Adiposity has been linked inconsistently with prostate cancer, and few studies have evaluated whether such associations vary by disease aggressiveness.METHODS.
The authors prospectively examined body mass index (BMI) and adult weight change in relation to prostate cancer incidence and mortality in 287,760 men ages 50 years to 71 years at enrollment (1995–1996) in the National Institutes of Health-AARP Diet and Health Study. At baseline, participants completed questionnaires regarding height, weight, and cancer screening practices, including digital rectal examinations and prostate-specific antigen tests. Cox regression analysis was used to calculate relative risks (RR) and 95% confidence intervals (95% CIs).RESULTS.
In total, 9986 incident prostate cancers were identified during 5 years of follow-up, and 173 prostate cancer deaths were ascertained during 6 years of follow-up. In multivariate models, higher baseline BMI was associated with significantly reduced total prostate cancer incidence, largely because of the relationship with localized tumors (for men in the highest BMI category [≥40 kg/m2] vs men in the lowest BMI category [<25 kg/m2]: RR, 0.67; 95% CI, 0.50–0.89; P = .0006). Conversely, a significant elevation in prostate cancer mortality was observed at higher BMI levels (BMI <25 kg/m2: RR, 1.0 [referent group]; BMI 25–29.9 kg/m2: RR, 1.25; 95% CI, 0.87–1.80; BMI 30–34.9 kg/m2: RR, 1.46; 95% CI, 0.92–2.33; and BMI ≥35 kg/m2: RR, 2.12; 95% CI, 1.08–4.15; P = .02). Adult weight gain from age 18 years to baseline also was associated positively with fatal prostate cancer (P = .009), but not with incident disease.CONCLUSIONS.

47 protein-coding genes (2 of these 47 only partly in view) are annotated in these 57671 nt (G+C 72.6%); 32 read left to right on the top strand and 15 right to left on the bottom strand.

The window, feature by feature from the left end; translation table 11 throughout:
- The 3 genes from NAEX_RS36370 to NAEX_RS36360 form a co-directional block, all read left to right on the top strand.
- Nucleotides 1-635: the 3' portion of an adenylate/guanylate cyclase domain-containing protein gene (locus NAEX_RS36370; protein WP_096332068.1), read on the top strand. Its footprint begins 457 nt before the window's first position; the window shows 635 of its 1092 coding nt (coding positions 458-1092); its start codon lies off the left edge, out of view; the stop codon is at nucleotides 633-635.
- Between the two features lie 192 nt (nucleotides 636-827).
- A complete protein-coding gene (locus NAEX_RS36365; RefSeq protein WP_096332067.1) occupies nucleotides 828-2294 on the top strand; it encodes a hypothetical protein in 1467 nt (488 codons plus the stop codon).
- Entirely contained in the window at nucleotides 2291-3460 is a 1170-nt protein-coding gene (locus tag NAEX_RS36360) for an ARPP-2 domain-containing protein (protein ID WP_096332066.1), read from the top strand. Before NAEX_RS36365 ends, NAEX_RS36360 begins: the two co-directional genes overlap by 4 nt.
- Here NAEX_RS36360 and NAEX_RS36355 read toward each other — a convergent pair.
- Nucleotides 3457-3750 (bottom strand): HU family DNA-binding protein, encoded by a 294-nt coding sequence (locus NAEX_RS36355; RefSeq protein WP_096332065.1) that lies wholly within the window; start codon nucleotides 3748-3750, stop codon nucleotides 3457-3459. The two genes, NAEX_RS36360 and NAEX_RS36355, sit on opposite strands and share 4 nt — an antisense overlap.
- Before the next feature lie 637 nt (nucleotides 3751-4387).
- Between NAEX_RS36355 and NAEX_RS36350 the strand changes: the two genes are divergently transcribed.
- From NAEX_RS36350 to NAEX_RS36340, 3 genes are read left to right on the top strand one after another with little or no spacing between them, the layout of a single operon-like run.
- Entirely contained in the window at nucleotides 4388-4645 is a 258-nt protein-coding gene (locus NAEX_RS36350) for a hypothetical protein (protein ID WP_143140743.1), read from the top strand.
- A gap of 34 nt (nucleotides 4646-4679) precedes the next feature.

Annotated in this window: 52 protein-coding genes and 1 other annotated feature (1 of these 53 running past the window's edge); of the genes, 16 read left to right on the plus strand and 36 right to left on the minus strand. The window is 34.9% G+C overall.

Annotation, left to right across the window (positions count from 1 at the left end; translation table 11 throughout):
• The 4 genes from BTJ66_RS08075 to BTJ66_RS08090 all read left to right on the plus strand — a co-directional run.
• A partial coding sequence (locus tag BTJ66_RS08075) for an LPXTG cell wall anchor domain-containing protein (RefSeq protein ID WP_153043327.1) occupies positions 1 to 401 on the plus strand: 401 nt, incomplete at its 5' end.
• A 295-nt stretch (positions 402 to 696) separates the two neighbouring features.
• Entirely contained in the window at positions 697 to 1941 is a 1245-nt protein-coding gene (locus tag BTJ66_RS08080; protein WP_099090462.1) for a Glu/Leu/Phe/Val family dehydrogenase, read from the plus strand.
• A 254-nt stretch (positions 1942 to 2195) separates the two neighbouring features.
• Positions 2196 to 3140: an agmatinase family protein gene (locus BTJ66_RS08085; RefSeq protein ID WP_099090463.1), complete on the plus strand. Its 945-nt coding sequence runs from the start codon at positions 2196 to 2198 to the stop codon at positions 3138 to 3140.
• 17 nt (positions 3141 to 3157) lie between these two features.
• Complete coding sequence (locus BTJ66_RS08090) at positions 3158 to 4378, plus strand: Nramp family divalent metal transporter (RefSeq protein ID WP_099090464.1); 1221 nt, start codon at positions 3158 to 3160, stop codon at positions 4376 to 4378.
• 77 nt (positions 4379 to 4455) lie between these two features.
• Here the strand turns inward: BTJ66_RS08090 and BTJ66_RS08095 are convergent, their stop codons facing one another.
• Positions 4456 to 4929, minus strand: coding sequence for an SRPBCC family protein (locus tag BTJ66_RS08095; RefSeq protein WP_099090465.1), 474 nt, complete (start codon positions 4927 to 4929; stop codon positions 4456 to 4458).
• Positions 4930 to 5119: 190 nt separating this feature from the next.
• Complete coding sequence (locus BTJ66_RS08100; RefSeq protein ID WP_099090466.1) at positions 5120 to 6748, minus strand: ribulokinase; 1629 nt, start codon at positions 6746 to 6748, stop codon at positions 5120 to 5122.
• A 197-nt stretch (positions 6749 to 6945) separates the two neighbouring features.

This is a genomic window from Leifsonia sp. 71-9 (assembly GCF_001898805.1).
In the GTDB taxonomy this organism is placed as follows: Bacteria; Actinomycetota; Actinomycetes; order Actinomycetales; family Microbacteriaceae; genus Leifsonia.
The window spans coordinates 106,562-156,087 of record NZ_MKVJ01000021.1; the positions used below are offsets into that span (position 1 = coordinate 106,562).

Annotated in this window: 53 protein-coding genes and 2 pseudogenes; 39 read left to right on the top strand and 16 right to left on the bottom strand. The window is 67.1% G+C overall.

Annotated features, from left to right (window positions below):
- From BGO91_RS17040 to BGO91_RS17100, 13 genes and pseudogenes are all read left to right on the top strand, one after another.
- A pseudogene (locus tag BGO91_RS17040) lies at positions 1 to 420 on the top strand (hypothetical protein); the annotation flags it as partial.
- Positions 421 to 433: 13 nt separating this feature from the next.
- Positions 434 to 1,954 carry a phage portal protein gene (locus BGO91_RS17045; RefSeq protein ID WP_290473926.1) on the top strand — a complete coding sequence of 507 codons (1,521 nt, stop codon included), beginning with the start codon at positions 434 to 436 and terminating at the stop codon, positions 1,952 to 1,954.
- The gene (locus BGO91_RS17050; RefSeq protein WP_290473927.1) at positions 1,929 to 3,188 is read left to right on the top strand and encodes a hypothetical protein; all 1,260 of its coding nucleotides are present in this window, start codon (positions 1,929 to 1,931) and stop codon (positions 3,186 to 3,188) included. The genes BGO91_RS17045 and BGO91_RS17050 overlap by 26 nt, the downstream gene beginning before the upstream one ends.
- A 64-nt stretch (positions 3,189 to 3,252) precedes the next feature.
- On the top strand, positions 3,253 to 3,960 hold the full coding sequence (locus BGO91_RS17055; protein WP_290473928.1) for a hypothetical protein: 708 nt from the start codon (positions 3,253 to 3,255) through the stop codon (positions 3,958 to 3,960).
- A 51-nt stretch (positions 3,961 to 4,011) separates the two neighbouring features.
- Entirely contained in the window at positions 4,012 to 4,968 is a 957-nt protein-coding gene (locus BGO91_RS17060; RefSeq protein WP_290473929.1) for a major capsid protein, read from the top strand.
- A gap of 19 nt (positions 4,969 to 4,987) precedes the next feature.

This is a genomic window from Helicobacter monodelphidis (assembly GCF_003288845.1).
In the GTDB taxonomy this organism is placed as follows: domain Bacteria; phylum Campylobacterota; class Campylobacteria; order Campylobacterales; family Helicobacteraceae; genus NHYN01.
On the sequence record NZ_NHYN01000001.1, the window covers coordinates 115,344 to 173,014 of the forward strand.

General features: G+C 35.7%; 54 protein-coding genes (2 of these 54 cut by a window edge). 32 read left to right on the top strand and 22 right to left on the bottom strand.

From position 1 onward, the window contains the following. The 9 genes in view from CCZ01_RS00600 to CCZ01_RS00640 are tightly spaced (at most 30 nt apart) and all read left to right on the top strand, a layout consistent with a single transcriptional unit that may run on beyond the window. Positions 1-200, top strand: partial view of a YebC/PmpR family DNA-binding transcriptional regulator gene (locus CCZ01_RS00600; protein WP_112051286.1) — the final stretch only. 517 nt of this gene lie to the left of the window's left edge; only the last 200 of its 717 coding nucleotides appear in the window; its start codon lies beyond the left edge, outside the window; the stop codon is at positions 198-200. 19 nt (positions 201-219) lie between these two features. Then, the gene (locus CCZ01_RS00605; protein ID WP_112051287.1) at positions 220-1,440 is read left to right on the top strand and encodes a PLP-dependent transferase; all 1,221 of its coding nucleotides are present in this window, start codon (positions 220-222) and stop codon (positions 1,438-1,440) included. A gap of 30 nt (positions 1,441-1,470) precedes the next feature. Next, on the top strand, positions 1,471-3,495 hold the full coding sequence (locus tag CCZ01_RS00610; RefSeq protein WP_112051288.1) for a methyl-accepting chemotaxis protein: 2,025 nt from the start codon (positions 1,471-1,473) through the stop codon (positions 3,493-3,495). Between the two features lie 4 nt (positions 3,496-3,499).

Although adiposity was not related positively to prostate cancer incidence, higher BMI and adult weight gain increased the risk of dying from prostate cancer. Cancer 2007. Published 2007 by the American Cancer Society.CONCLUSIONS.
In a prospective study of 287,760 men who participated in the National Institutes of Health-AARP Diet and Health Study, body mass index was inversely associated with incident prostate cancer. Conversely, body mass index and adult weight gain were associated both positively and significantly with prostate cancer mortality.